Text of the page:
Tuesday, December 2, 2008


I finally finished calculating how much money I spend on food. For those of you interested, here's how much things cost around here.

In the month of September I spent about 57,700 yen ($577) on food. This doesn't include stuff like drinks from the vending machines and from places where I didn't get a receipt. I didn't calculate as accurately in September.

In the month of October I think I misplaced some receipts in my closet, so for now I have recorded a spending of 46,500 yen ($465). Same comment as above about the receipts, and I am pretty sure I spent more anyway.

For the month of December I decided to give myself a food+transportation allowance, which is 15,000 yen ($150)/week. Out of that money transportation is about 1600 yen ($16) per week, and "food" expenses include everything you'd get in a grocery store, such as aluminum foil, toothpaste, shampoo, etc.
Here are some examples of how much various food items cost.

Same as Canada: meat, fish (roughly), bread
The expensive things are fruit, vegatables, and rice.
Milk (0.5L) 120, I think ($1.2)
Apples (1 apple) 100-300 ($1-$3)
Tangerines (12) 300-400 ($3-$4)
Rice (2kg) 1000 ($10), for an estimation, I went through 1 kg in about 1 month, I think, I mostly eat rice, not noodles/bread
Eggs (8) 180 ($1.8, I think)
Tomatos (1) 70-150 ($0.7-$1.5)
Cooking oil (400g) 300 ($3, I think)
Soy sauce (1L) about 250 ($250)

Hmmm, I went grocery shopping yesterday, so I can't remember anymore, and I can't really read my receipts, but you get the idea. The stuff above is what I eat mostly. I guess if you eat seasonal veggies/fruit that are on sale, it's not so bad. By the way, this totally explains the whole seasonal cooking tradition in Japan. There is no way in hell you can buy fresh peaches this time of the year. Well, I am sure you could, but for crazy prices, but normal people wouldn't really go fishing for peaches, I don't think.

The store owner who gave the talk on brown rice (see post below) was saying how we should be grateful and appreciate the food we eat (he used the word かんしゃしている). I think that living here has really made me start appreciating these things. I get excited when apples are in season, and it's not just because they are cheap. Especially after the business and environmental change geography course I really started thinking about exported food and how many resources are wasted in the process, and this really does make me appreciate the food I can buy in the grocery store. Sure, we didn't have tangerines except in winter in Canada either, but picking up a bag of tangerines in the store the other day really felt like a special treat to me. I think I missed these kinds of feelings, gratitude and appreciation of what I have access too, so that's one of the reasons I like living here. So really, while this post is about prices, it's not just about prices. One of my adult students, a 71 year old man (I think that's his age) is a farmer. Sometimes he'd tell some stories about his work (he farms rice, alone, without any help), and you should see how his face lights up when he talks about his field. His Field. You know, makes me remember those eyes every time I eat rice for dinner, because I know it's people like him, his hands, that made it possible for me to eat that rice, both literaly (since he plants rice), and otherwise (since he pays me for teaching him English).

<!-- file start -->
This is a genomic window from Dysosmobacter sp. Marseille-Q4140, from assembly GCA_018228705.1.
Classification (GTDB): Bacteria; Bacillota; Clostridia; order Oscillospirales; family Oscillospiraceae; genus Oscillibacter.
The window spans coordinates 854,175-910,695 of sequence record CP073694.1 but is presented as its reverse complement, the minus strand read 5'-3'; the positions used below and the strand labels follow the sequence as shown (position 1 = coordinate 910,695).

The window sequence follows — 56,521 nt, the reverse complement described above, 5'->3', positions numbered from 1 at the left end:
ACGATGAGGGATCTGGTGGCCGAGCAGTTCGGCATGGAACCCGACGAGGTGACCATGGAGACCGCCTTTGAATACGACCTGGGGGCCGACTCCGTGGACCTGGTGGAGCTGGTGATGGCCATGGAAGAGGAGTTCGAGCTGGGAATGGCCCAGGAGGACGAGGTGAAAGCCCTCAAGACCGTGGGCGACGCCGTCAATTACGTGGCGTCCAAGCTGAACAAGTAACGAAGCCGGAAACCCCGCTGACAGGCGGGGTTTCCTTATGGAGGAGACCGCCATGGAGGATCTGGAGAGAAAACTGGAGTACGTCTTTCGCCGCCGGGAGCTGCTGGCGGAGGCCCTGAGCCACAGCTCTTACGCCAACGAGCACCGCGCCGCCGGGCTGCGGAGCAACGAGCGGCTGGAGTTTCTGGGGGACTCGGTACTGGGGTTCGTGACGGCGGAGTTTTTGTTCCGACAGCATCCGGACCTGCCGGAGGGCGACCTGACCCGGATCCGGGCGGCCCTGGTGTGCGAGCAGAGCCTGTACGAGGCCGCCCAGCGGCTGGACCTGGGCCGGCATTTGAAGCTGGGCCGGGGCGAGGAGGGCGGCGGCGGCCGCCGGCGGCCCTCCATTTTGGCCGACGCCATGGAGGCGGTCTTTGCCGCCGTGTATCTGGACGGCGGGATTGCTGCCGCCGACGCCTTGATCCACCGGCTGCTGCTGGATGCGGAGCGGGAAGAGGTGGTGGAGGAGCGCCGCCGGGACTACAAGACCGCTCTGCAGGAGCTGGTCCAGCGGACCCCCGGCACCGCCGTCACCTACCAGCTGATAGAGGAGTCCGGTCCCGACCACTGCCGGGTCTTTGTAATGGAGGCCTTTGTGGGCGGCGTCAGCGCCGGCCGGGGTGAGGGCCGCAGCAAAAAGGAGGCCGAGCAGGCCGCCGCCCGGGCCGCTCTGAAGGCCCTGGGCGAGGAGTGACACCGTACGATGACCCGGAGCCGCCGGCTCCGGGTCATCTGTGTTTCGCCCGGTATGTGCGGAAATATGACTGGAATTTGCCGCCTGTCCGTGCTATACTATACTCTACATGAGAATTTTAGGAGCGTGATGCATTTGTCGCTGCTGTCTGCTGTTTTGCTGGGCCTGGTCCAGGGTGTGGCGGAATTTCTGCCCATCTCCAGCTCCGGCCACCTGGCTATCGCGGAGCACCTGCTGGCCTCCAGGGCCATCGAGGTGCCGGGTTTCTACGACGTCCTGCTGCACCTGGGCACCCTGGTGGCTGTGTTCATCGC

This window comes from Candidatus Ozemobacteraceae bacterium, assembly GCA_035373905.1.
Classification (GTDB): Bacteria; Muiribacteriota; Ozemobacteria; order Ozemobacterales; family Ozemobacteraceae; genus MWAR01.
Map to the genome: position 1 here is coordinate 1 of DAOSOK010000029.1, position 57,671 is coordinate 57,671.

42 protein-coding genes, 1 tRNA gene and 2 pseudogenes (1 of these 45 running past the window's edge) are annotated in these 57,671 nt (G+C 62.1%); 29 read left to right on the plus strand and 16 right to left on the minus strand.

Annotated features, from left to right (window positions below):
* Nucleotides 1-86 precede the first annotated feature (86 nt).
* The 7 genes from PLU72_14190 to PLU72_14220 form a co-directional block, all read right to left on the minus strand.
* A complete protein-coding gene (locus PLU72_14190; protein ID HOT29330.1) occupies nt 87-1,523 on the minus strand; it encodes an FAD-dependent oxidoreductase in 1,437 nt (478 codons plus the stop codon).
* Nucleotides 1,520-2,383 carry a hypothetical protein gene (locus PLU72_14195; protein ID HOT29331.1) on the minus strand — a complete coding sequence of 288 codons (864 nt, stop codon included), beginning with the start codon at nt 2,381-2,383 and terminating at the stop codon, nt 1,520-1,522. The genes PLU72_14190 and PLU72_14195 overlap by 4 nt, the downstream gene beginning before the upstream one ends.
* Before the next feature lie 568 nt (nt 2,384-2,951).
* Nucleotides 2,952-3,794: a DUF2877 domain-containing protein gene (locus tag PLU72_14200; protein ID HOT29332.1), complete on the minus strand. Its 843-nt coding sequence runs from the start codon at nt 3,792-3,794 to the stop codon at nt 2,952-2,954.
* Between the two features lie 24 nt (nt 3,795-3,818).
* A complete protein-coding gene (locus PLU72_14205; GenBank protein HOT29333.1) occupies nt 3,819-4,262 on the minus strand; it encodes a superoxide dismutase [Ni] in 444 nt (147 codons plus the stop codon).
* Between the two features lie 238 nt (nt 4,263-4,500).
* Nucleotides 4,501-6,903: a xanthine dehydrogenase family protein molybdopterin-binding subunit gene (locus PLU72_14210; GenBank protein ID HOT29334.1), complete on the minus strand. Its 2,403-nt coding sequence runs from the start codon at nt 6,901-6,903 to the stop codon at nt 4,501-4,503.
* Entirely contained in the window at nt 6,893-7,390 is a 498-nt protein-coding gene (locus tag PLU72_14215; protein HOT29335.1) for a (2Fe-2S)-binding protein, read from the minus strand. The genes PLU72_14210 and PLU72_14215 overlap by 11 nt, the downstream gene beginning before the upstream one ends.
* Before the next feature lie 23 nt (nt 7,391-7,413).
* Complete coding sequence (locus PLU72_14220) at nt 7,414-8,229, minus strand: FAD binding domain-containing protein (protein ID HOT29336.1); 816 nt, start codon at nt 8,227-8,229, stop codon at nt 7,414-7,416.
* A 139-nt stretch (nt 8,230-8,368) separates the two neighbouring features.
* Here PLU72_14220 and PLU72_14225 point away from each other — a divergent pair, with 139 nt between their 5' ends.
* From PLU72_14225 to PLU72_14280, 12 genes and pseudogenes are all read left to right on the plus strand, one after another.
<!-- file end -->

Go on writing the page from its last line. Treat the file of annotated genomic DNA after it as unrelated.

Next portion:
Anyways, back to prices.